Routing of terrestrial organic matter from the Congo River to the ultimate sink in the abyss: a mass balance approach (André Dumont medallist lecture 2017)
|Author(s)||Baudin François1, Rabouille Christophe2, Dennielou Bernard3|
|Affiliation(s)||1 : ISTeP, SU & CNRS, Paris, France
2 : LSCE, CEA-CNRS-UVSQ & IPSL, Gif-sur-Yvette, France.
3 : IFREMER, Unité de Recherche Géosciences marines, Plouzané, France.
|Source||Geologica Belgica (20341954) (Geologica Belgica), 2020-07 , Vol. 23 , N. 1-2 , P. 15p.|
|Keyword(s)||recent sediments, Congo turbidite system, organic carbon, burial efficiency, source-to-sink|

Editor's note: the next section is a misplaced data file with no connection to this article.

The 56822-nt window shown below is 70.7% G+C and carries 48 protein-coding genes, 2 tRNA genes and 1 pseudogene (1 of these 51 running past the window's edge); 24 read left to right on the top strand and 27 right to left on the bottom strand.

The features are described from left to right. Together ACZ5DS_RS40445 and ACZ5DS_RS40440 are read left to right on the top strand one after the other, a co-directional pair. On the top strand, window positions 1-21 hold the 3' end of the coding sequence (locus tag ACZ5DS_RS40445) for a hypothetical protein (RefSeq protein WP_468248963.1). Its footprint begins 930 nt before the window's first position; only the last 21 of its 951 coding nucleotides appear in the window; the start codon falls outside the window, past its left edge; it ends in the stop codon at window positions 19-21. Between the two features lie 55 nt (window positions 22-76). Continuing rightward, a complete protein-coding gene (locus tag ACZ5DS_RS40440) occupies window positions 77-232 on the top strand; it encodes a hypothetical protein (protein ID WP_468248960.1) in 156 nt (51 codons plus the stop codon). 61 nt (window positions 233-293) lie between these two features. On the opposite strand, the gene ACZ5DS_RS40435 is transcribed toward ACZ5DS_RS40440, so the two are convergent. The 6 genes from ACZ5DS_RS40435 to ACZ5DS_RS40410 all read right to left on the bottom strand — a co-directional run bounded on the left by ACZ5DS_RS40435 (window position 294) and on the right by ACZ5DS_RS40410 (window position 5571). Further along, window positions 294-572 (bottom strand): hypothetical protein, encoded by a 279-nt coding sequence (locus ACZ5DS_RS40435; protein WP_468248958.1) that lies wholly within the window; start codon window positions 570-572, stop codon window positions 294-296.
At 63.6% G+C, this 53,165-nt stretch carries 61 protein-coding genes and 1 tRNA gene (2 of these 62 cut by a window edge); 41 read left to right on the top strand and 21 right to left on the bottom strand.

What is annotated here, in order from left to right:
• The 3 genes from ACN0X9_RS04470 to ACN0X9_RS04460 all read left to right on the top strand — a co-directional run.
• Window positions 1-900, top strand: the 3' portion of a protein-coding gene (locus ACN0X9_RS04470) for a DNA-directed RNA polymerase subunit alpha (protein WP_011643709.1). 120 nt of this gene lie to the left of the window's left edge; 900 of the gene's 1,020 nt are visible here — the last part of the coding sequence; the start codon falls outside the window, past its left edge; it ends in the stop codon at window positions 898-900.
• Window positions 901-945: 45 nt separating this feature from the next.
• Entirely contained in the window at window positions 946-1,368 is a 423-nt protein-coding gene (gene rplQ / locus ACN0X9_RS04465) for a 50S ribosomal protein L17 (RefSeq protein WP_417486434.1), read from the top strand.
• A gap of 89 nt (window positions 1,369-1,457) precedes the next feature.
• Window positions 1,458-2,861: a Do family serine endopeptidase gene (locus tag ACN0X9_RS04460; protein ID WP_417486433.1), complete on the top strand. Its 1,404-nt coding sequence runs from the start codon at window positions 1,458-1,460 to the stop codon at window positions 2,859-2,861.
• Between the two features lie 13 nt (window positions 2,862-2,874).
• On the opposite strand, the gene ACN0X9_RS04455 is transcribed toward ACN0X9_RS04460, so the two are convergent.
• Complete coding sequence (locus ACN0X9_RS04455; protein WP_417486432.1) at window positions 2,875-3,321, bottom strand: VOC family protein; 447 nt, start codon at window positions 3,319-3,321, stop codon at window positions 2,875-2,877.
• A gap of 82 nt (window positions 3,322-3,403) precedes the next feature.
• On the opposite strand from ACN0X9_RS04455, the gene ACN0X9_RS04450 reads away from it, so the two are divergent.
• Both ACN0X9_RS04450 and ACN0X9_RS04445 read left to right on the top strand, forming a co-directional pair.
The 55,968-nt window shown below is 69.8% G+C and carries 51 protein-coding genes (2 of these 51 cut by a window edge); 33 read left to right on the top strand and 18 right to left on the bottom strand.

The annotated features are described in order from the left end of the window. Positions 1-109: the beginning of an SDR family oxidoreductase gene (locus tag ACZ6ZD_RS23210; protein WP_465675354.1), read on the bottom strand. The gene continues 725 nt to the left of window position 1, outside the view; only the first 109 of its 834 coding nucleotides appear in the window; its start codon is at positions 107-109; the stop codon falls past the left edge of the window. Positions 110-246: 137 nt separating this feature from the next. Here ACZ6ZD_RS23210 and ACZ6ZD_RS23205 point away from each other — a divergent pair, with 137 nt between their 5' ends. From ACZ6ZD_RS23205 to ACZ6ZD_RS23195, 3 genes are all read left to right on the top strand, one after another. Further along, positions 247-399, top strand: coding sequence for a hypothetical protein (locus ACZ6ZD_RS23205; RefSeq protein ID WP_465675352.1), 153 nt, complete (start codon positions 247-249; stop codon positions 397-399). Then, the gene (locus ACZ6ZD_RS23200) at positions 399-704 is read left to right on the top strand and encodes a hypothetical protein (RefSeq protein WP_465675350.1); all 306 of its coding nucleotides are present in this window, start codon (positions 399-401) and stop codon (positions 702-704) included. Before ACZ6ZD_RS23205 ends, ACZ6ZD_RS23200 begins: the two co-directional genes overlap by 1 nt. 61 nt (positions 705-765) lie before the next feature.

We address the role of the Congo River sediment dispersal in exporting and trapping organic carbon into deep offshore sediments. Of particular interest is the Congo submarine canyon, which constitutes a permanent link between the terrestrial sediment sources and the marine sink. The Congo River delivers an annual sediment load of ~40 Tg (including 2 Tg of C) that feed a mud-rich turbidite system. Previous estimates of carbon storage capacity in the Congo turbidite system suggest that the terminal lobe complex accounts for ~12% of the surface area of the active turbidite system and accumulates ~18% of the annual input of terrestrial particulate organic carbon exiting the Congo River. In this paper, we extend the approach to the whole active turbidite depositional system by calculating an average burial of terrestrial organic matter in the different environments: canyon, channel, and levees. We estimate that between 33 and 69% of terrestrial carbon exported by the Congo River is ultimately trapped in the different parts of turbidite system and we evaluate their relative efficiency using a source to sink approach. Our carbon budget approach, which consider annual river discharge versus offshore centennial accumulation rates, indicates that about half of the total particulate organic matter delivered yearly by the Congo River watershed escapes the study area or is not correctly estimated by our deep offshore dataset and calculations.